Managing the unique, finely balanced, and ever changing relationship between vulnerability and resilience that exists within each of our students is part of the skill of being a teacher, and the aspect of the role it impacts on most significantly is our role as managers of behaviour. High expectations, a strong behaviour management policy, and clarity and rigour of approach are, I think, fairly universal – at least in intention – across the education landscape. As is, I’m sure, the genuine desire to provide a truly inclusive education that is appropriate and fair for students with additional needs and/or vulnerabilities of any kind. But how is this achieved without either lowering our standards for some or having expectations that are out of reach for others? How do we achieve a behaviour management approach that demands the best from our students whilst being fair as well?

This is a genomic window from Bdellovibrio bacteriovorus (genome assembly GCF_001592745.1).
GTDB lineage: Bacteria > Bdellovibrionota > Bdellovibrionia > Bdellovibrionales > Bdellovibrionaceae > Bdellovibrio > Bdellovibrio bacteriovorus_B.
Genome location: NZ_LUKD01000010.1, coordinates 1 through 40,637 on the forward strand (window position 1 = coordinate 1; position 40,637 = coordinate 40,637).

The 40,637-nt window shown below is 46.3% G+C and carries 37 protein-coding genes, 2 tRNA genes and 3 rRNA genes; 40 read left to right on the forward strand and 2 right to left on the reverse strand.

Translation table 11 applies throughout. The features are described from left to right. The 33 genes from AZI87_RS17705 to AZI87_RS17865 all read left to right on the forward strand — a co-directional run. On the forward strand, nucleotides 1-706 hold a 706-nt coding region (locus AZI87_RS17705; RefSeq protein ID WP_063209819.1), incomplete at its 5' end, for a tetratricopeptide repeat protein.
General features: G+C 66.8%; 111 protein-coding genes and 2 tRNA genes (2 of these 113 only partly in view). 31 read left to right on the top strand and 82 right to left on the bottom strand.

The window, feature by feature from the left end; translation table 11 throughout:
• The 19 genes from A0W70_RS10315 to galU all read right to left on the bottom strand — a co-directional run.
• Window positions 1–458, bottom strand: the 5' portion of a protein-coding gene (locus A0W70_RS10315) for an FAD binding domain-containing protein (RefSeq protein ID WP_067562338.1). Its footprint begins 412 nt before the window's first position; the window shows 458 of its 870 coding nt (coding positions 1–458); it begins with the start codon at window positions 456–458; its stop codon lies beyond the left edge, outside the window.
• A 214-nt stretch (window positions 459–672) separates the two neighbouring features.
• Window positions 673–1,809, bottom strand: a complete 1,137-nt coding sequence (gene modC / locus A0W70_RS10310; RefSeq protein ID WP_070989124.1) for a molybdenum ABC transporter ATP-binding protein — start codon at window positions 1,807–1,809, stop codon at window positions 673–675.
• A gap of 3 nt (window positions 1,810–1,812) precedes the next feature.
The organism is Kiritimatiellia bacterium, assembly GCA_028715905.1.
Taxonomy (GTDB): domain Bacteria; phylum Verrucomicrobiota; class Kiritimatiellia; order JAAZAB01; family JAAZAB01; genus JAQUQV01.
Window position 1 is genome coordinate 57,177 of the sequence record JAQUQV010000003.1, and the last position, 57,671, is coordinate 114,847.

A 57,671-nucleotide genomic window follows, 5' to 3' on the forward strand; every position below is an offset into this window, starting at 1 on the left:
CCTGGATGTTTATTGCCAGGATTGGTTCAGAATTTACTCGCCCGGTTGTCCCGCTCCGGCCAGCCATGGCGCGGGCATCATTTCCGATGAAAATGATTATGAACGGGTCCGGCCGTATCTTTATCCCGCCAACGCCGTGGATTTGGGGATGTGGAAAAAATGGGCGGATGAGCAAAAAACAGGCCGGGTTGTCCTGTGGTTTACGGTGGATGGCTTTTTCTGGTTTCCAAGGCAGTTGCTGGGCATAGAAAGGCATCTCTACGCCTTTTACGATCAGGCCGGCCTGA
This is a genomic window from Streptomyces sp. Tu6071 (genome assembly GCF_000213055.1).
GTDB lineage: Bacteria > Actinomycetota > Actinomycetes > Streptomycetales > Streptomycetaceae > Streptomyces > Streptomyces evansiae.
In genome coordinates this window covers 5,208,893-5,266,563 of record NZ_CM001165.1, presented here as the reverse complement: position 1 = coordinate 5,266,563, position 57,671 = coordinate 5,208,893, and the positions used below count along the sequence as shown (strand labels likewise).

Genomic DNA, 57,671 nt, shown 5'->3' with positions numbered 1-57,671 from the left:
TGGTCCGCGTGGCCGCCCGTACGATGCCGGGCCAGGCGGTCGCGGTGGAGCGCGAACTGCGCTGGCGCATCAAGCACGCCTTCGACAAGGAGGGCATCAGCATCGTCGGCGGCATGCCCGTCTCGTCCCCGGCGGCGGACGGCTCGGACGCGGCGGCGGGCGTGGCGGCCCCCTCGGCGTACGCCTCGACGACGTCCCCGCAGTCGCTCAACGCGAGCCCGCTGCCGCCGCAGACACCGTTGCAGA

One of the issues, I think, is that some aspects of our approach increase with the ability of the students whilst other aspects decrease. Our expectation of their progress, their independence, and their aspirations, for example, tend to increase… but our personalisation, individualisation, and nurture all seem to decrease. But really, the high expectations challenge and academic rigour/quality we have for our most able and (perceived) resilient students should be the entitlement of all of our students. There are no students for whom a disability, additional need, or factor in their home life or background, should cause us to offer them a lesser quality or limited version of their entitlement to an education. There are no students for whom lower expectations are enough. And, furthermore, the level of nurture and care, support, individualisation/personalisation and consideration we offer our least able and (perceived) least resilient children – think of the level of personalisation (assess-plan-do-review, annual reviews, personalised packages and outside agency specialists) we give to our students with Statements or EHCPs – is the entitlement of all of our students. There are no children for whom being high ability, mature for their age or seemingly resilient means that they should have to cope with a less caring or more generic approach.